The Beau Street Hoard and Chemical Cleaning

Conserving and Sharing the Bredon Hill Roman Coin Hoard: Part 3

In April 2015 our team of volunteers who were working on the very slow and meticulous mechanical cleaning of the Bredon Hill Roman Coin Hoard attended the Beau Street Hoard symposium in Bath.

The Beau Street Hoard contains an estimated 17,500 silver Roman coins dating from between 32 BC and 274 AD and was found on Beau Street about 150 metres from the Roman baths at Bath in Somerset. The coins had been buried in leather bags, three of which contained debased radiates from the 3rd century. The debased coins had been successfully cleaned chemically rather than manually using Alkaline Rochelle Salts by a freelance conservator working for the British Museum.

Talking to members of the public at Worcestershire Archaeology Dayschool
Talking to members of the public at Worcestershire Archaeology Dayschool

Our progress had been so slow using only a mechanical cleaning method that we invited Lizzie, a conservator at Birmingham Museum Trust, who had trained our volunteers, for a day to train us in how to mix and safely use the chemicals required.

Coins are soaked in a bath of Alkaline Rochelle Salts and carefully timed. Too much time in the bath can cause irreversible damage. After the soak time has lapsed, the coins are rinsed in a sequence of water baths to remove any residual impurities. This is not a process to try without specialist supervision and appropriate health and safety training, processes and equipment.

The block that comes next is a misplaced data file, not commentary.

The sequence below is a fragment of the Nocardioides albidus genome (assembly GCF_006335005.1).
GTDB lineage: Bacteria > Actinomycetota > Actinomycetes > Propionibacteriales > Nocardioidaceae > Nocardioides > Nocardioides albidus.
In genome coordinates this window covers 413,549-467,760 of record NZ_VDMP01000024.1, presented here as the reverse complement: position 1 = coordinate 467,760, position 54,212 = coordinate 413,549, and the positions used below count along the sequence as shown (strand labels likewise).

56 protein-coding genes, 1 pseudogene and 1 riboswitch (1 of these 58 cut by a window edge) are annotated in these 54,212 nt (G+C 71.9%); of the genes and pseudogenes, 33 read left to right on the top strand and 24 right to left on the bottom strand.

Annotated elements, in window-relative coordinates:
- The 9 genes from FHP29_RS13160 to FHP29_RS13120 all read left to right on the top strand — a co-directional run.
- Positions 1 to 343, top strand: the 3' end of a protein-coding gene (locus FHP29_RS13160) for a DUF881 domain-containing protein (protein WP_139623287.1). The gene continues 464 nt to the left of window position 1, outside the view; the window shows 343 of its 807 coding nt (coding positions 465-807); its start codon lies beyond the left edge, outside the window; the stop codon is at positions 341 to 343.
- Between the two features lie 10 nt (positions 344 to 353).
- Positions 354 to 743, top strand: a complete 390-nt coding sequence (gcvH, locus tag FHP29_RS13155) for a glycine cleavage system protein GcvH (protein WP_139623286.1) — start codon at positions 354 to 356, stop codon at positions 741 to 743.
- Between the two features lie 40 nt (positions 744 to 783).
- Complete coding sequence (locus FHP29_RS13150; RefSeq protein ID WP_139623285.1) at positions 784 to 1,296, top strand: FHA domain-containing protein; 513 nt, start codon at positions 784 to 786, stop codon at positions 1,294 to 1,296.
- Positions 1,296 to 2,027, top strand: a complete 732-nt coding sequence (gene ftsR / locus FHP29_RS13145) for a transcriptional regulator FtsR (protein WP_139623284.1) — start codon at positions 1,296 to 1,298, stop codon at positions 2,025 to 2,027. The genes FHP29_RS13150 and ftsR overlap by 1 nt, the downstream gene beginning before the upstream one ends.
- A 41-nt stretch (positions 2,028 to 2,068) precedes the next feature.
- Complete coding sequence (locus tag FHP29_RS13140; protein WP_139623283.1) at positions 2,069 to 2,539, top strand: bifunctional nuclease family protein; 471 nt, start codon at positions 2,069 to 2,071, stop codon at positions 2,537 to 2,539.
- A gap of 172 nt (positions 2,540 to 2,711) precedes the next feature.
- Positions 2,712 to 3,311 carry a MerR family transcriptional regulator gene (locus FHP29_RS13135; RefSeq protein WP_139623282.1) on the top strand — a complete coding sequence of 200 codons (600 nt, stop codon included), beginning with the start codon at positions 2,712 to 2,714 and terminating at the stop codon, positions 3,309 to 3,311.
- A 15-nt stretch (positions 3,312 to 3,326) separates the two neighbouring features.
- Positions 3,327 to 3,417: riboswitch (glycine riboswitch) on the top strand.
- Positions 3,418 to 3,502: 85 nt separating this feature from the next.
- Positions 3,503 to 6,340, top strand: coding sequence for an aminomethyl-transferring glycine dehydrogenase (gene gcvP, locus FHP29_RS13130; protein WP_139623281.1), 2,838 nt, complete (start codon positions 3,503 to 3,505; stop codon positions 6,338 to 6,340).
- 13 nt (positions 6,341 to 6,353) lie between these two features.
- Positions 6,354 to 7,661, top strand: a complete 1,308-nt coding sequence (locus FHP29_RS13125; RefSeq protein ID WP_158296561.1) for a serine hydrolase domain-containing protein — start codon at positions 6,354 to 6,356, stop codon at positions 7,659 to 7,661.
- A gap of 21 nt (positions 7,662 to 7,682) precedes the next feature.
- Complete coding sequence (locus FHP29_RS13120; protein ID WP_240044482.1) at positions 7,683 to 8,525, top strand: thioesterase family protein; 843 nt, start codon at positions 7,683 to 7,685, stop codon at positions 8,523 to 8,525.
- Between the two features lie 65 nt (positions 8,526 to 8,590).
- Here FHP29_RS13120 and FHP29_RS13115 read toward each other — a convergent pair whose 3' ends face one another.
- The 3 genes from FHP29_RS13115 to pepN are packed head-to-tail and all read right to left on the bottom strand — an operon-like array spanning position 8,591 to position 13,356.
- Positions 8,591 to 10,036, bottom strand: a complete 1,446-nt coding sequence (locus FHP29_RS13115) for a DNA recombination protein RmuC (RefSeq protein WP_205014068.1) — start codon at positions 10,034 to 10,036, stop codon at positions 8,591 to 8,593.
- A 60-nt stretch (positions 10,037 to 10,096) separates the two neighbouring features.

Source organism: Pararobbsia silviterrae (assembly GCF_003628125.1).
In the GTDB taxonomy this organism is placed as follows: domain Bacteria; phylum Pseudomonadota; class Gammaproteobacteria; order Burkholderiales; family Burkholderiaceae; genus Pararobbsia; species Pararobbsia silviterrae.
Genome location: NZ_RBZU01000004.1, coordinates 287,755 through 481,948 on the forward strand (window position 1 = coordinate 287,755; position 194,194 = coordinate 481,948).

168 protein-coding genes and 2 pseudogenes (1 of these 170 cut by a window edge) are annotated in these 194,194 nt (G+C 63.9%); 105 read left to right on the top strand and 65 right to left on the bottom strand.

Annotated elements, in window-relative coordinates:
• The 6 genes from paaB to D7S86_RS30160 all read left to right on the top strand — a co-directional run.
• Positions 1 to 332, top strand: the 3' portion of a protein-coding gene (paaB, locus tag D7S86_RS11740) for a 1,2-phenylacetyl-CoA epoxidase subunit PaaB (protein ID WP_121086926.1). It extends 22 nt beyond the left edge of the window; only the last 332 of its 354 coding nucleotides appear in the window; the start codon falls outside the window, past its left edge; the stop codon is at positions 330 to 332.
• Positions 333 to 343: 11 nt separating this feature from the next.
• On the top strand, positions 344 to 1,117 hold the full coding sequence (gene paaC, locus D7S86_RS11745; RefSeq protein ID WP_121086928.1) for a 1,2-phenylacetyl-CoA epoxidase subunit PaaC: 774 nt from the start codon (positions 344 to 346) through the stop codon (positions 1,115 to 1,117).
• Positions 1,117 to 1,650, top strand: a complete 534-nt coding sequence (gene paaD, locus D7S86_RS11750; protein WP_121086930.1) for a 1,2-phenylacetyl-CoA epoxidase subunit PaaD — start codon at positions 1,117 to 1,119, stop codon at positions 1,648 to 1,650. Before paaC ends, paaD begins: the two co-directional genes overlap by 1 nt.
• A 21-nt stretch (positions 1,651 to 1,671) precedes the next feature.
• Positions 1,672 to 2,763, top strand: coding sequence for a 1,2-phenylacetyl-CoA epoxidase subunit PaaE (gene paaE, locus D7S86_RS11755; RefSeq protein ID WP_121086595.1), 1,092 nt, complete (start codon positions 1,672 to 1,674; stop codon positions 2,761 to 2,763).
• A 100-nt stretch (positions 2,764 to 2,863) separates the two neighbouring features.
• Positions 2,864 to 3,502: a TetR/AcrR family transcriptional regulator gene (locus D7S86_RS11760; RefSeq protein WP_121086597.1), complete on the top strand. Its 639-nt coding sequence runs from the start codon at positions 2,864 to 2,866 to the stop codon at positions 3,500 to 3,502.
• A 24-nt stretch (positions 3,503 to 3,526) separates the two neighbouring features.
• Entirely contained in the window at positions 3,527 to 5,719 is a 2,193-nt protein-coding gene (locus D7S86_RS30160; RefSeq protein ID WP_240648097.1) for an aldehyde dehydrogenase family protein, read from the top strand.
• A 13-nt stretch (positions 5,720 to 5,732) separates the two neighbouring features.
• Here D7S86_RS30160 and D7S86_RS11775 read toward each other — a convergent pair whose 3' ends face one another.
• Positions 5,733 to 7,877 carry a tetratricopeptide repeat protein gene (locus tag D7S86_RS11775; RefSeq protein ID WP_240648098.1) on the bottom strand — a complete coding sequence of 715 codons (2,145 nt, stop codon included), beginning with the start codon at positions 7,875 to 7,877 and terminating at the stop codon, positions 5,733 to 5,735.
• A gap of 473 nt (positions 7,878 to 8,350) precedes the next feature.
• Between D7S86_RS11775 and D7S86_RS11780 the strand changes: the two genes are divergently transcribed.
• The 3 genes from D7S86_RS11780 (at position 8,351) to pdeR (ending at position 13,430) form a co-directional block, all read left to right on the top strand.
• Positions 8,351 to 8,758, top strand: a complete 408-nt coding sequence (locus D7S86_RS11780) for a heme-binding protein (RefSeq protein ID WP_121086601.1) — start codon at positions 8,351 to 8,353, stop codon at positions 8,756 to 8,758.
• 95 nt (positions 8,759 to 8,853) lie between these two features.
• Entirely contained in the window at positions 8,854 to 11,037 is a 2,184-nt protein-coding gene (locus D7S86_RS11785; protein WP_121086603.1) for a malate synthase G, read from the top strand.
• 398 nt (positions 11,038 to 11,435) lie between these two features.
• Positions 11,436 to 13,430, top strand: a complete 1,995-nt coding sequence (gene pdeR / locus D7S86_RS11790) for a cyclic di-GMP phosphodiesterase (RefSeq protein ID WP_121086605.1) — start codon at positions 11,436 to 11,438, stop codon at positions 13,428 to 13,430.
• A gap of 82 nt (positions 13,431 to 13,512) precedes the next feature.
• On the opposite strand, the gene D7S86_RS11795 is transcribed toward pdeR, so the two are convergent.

Alkaline Rochelle Salts
Alkaline Rochelle Salts

We have now moved to a system whereby all our coins are cleaned in this manner and we select the best examples to mechanically clean to display standard. The process has been radically improving our chances of getting to the end of the cleaning process.

Treasure Plus funding will also mean that we can share information on the website and blog, we can give talks to both local societies and metal detecting clubs and we can display the hoard around the county.

Supported by the Art Fund and The Headley Trust



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